All right, so far I’ve built a heatmap of the US, expanded it to show the entire world with zoom capability, and allowed you to sort the views of those different dynamically generated maps by URLs of your own choosing.  So far so good, but a very important piece of this puzzle is still missing.  So you show off the fancy new heatmaps your LTM can generate and people are oohing and ahhing, but then someone asks, “So what does this dark green mean? How many requests have we actually seen to url123 from California?”. At which point you say, “uhhhhhh….” and suddenly look far less impressive.  Well we can’t have that, can we?

In this fourth installment of my Heatmaps, iRules Style series I’ll show you how to add a little bit of extra HTML and counter logic to the already nifty heatmap code so that you can display the actual data being collected in an easy to consume format so that you can back up the pretty pictures with hard numbers to make everyone happy.

First, we’re using the exact code from Part 3 of the series (found here) as our starting point.  All we’re really trying to do is get a list of all states or countries and the total number of connections we’ve received for that region.  Keep in mind, though, that we’re not storing the connection count on a per state or per country basis. We’re using the URL for sorting as the key in the tables, so we need to throw together a sum of the requests to each URL for a given region (state or country).  To do that we’ll just add in some logic that gets the numberic value of requests for each URL at the time when we’re appending things to the chld and chd for the API call, then total those for each subtable, since we have one subtable per region anyway (what, you thought that was arbitrary?) That looks like this:


   1: append chld "[getfield $mysub ":" 2]"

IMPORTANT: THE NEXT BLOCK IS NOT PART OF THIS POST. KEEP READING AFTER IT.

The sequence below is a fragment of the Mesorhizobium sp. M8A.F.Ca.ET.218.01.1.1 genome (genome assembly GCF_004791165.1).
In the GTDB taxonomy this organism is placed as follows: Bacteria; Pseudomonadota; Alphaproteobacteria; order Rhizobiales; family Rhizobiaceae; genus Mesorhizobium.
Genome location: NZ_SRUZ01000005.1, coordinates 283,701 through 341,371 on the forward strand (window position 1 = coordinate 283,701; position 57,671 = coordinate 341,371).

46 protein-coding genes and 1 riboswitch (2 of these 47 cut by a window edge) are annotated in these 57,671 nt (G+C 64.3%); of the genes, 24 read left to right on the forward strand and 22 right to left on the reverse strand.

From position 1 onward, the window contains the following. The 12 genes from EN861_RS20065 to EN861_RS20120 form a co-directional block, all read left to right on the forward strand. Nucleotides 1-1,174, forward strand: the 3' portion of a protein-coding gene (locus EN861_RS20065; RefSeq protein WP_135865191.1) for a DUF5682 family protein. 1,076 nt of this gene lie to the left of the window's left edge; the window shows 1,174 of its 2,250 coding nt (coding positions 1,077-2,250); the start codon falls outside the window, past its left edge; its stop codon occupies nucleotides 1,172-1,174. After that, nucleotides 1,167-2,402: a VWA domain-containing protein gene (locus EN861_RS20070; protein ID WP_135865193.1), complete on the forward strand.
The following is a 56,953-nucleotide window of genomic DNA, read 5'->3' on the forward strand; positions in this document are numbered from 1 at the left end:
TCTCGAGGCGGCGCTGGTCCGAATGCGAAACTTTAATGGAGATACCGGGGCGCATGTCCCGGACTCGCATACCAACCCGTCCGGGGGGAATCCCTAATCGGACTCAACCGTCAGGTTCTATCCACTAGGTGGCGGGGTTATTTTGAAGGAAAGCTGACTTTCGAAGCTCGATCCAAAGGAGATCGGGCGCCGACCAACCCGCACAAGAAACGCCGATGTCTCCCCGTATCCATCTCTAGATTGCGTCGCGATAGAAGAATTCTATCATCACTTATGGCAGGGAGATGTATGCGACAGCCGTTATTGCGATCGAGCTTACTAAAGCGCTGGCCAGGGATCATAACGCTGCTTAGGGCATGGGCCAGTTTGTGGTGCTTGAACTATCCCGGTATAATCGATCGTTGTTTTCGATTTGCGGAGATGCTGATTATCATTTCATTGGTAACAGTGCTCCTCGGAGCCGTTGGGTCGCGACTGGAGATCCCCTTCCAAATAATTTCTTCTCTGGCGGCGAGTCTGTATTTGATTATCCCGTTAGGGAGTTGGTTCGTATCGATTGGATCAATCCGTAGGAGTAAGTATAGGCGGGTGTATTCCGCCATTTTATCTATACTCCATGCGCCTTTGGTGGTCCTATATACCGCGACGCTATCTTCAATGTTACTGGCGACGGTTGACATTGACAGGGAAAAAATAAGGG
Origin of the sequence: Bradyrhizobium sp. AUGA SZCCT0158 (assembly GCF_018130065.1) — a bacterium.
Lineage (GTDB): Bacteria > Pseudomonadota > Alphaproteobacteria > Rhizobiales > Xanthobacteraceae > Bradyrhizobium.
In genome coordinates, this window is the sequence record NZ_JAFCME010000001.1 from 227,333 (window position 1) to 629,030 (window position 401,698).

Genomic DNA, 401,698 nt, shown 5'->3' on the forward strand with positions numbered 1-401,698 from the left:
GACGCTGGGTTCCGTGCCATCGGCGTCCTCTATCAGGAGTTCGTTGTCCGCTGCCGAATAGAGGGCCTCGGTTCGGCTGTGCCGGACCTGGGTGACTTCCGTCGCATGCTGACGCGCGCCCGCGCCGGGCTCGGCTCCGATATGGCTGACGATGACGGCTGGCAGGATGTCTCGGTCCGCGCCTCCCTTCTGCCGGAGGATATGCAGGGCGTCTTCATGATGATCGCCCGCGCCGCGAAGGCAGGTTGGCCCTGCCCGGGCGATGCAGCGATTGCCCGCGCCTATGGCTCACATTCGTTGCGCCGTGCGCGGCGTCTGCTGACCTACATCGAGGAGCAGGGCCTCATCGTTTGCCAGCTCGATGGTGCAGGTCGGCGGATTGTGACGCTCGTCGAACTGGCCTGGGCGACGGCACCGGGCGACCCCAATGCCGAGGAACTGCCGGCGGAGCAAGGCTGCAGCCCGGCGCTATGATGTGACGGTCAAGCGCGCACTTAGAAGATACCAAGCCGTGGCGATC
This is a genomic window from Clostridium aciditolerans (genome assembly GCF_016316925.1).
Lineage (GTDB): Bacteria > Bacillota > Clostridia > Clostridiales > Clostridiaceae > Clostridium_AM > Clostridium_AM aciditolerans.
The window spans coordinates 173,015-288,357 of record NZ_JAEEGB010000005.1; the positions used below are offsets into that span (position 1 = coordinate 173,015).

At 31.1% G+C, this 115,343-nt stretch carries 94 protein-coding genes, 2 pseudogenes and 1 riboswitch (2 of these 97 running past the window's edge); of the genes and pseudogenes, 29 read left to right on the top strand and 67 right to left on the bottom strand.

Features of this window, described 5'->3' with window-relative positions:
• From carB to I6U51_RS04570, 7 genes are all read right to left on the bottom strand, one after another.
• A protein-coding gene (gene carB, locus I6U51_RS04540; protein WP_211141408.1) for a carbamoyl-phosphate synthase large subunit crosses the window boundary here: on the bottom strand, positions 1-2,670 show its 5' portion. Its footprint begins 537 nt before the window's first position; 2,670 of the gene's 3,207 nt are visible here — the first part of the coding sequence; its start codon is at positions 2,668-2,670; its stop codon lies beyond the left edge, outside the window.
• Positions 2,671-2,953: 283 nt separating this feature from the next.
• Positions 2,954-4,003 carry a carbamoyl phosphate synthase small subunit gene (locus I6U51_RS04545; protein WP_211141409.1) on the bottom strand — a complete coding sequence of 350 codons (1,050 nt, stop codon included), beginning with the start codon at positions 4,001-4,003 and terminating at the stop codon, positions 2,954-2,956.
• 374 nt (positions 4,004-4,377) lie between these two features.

2: append chd "[table lookup -subtable $mysub $myurl],"  
   3: set urlTotal [table lookup -subtable $mysub $myurl]
   4: }
   5: set regionTotal [expr $regionTotal + $urlTotal]  
   6: set urlTotal 0  

That will give us the number of connections for each region, now let’s pair that with the region name.  We already have the logic we need to grab the name of the region from the append chld line, so all we need to do is pair it with the new regionTotal we’ve just created:


   1: append regions "[getfield $mysub ":" 2] : $regionTotal<br>"
   2: set regionTotal 0


So now if we’ve done things right we should have an entry that looks like “WA : 589” if the region in question is Washington State, for example. If we add this logic in the right places in the loops that build the API call we’ll have a nice list of the data we’re looking for.  Now all we need to do is tweak the HTML a bit to add some structure to the whole thing and allow us to display this neat new info. To do so, the RULE_INIT section changes to:


   1: set static::resp1 "<HTML><table width='100%' border='0'><tr><td></td><td><center><font size=5>Here is your site's \
   2: usage:</font></td></tr><tr><td align='center' rowspan='5'><b><u>Connections per Region:</u></b><br><br>"
   3: set static::resp2  "</td><td><center><img src='"
   4: set static::resp3 "&chco=f5f5f5,edf0d4,6c9642,365e24,13390a' border='0'></center></td></tr><td><center><br><br>\
   5: Zoom to region: <a href='/asia'>Asia</a> | <a href='/africa'>Africa</a> | <a href='/europe'>Europe</a> | \
   6: <a href='/middle_east'>Middle East</a> | <a href='/south_america'>South America</a> | <a href='/usa'>United States</a> | \
   7: <a href='/heatmap'>World</a><br><br></td></tr><tr><td><center>"
   8: set static::resp4 "<tr><td><center><br><br><br><a href='/resetmap'>Reset All Counters</a></center></td></tr><tr></tr></HTML>"


And the HTTP::respond portion changes to:

   1: HTTP::respond 200 content "${static::resp1}${regions}${static::resp2}${zoom}&chd=t:${chd}&chld=${chld}${static::resp3} \
   2: Filter by URL: <a href='/$zoom'>All URLs</a> | $filters\